Thank you for your response AlvaDeer. Since my sister hasn't been diagnosed with dementia yet and She is still very functional, I feel like the manipulation could be possible. Especially given the fact that she has manipulated me all our lives. And I have let her. And, I am pretty easy to manipulate. LOL. I don't worry about what it might take to rise to a level of deserving my sympathies. Because, I know myself and anyone that knows me will say I am a very "sympathetic" and "empathetic" person. But, I feel pity is a much much different thing. And that trying to make someone " pity" you is a very evil thing to do. I remember hearing once " Pity in its embrace strangles respect. " So, I guess if she indeed has dementia, this form of manipulation will not be possible for her whenever her mind degrades further. I love my sister so very much. It is just so difficult to completely excuse her behavior whenever I saw the way she treated our Mother. And knowing she has never made any sacrifices for anyone her whole life. It's so sad, because now I am the only one she has. Thank you for listening.
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Bellini. There is no evidence that your sister has dementia. She MAY have, but for one thing there are several types of dementia; and for another there are also all kinds of reasons in her background to suggest that she has a range of behavioural and mental health difficulties that could be just as likely to be causing the problems you observe.

Your sister needs from you reassurance that you love and care about her. Offer her that, within boundaries that do not permit her to intrude on your life more than you can cope with. Everything else - the addictions, the relationship issues, the "flirting" with medical investigations, the possibility that her partner is undermining her welfare - you CANNOT assist because she will not LET you.

The only thing she permits you to do is give her attention. I strongly suspect that you are unintentionally reinforcing her attention-seeking behaviours, which wouldn't be a problem for anyone except you UNLESS it means that your sister is missing out on professional interventions that could permanently help her and improve her quality of life.

For the sake of both of you, you need to break this pattern. Your sister does need help, but she won't let you give her real help. Get professionals involved.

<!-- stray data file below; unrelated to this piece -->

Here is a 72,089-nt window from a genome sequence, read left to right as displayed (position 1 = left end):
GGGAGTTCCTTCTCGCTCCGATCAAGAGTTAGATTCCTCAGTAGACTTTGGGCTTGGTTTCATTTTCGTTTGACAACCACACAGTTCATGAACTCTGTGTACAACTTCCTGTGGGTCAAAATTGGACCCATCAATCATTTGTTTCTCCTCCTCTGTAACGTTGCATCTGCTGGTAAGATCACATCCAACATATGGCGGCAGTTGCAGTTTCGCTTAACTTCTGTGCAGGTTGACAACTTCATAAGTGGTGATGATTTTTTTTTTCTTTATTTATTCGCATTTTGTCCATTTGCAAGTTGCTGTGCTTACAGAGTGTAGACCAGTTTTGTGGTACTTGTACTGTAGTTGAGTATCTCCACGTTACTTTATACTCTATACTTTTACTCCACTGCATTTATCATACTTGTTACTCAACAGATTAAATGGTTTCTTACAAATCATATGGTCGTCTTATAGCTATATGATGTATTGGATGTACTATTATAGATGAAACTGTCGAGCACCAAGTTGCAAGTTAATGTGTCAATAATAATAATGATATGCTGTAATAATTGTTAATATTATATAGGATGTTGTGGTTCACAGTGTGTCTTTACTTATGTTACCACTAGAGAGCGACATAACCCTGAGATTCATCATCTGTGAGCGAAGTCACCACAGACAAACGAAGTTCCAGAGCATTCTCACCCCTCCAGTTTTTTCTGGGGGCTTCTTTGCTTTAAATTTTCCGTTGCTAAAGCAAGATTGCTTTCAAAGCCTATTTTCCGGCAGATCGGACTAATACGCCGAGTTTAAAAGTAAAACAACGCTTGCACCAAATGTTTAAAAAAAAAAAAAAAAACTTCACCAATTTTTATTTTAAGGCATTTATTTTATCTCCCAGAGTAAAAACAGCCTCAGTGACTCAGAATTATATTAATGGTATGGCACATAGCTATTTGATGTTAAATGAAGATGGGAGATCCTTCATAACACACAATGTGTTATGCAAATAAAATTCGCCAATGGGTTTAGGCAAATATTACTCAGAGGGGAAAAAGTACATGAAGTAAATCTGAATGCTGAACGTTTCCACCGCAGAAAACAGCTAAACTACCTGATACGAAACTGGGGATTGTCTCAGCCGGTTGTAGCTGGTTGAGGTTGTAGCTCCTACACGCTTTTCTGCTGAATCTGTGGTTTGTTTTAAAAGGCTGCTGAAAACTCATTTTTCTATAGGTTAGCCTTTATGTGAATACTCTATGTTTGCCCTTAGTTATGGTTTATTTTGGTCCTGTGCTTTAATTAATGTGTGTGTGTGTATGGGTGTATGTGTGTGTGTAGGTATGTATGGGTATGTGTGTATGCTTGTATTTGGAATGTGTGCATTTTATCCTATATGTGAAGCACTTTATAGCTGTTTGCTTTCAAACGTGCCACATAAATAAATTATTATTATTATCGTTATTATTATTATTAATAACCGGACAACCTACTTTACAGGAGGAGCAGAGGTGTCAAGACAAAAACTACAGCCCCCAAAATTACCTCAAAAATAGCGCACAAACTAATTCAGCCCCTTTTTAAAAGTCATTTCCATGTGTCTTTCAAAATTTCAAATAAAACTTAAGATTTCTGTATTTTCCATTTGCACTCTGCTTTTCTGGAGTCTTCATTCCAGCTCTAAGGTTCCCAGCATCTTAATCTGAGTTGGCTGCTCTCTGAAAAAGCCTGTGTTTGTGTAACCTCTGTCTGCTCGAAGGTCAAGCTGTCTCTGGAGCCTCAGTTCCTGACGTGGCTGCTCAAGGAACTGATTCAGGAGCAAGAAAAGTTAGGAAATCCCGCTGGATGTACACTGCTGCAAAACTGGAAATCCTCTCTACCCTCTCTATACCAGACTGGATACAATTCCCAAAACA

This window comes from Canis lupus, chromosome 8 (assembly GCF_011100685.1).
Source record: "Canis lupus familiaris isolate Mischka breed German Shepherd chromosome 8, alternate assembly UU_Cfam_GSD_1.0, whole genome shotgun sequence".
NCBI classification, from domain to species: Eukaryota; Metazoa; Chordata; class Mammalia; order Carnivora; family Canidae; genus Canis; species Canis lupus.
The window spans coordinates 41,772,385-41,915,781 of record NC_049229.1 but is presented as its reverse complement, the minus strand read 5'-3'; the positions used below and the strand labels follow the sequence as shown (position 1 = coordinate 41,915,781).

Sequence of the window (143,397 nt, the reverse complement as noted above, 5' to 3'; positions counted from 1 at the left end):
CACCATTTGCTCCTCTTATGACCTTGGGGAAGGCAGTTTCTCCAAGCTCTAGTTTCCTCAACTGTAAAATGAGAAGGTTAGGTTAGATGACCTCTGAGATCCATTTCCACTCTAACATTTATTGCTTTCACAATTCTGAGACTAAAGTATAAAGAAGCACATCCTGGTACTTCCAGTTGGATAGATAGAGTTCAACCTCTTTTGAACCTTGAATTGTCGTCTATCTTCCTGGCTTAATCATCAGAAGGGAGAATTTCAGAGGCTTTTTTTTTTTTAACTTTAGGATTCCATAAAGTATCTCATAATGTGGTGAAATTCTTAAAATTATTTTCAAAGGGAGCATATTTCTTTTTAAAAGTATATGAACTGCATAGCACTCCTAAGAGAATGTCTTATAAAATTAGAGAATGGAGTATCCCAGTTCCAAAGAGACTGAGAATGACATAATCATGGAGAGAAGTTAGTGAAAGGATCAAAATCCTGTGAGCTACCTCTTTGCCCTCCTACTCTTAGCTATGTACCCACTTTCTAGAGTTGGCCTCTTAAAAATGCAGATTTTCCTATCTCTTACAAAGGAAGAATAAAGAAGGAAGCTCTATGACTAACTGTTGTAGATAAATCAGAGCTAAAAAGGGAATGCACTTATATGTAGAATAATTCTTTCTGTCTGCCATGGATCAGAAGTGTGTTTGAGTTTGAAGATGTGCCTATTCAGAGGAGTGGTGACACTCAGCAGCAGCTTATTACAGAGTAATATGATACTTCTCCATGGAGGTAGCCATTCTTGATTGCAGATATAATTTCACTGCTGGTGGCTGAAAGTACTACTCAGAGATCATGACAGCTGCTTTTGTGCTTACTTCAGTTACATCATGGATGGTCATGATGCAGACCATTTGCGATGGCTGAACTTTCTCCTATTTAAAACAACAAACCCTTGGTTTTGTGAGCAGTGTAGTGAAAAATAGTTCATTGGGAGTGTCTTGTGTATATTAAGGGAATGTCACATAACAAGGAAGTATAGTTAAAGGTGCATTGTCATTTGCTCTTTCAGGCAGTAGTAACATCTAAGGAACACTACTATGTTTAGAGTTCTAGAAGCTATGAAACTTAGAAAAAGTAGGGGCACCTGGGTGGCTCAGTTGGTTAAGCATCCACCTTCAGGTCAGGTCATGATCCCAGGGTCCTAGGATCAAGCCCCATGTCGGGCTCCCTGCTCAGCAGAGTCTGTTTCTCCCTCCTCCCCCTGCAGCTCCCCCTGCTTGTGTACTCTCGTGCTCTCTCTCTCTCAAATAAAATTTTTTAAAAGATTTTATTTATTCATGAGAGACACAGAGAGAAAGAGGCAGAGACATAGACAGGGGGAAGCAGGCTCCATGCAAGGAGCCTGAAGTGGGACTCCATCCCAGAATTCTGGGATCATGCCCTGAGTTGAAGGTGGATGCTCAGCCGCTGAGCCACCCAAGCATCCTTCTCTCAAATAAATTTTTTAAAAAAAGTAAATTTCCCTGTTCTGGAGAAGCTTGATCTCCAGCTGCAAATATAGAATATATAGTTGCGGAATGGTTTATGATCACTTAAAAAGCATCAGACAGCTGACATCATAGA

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This is just my own opinion, thinking back to my experiences with relatives with dementia. My mother was always a negative, paranoid and fairly antisocial woman. She always saw the worst in people. She wanted people to admire her for how she thought of herself; as a long-suffering martyr. Truth be told, she had it no worse than any other housewife in the 1950’s.

She remained negative and paranoid when she suffered from dementia with delusions and hallucinations added to the mix. She complained loud and long about the facility she was in. It was a nice one and they cared well for her. I have to say she didn’t try to pass that negativity onto me. But, I was expected to pity her. I did not pity her. I told her everyone in her facility liked her. I told her she had lots of nice people taking care of her, that she was safe and that I came to visit as often as I could. These weren’t lies and she knew it. I didn’t let myself be manipulated if that was in fact what she was trying to do, which I doubt. People with dementia don’t have the mental ability to be “canny” enough to do that. They really can’t plot and plan. They react in the moment, like children.

You give no details of what you are dealing with. But, if you are caring for someone who you feel is working you over, try taking a deep breath, counting to ten and not reacting the way you think this person wants you to react. When this person is having a self-pity episode, distance yourself if you can and don’t buy into it. If you do, if you become angry, try to reason or argue with them, you’re just giving them what they want. Be the better person and just walk away for a moment or two.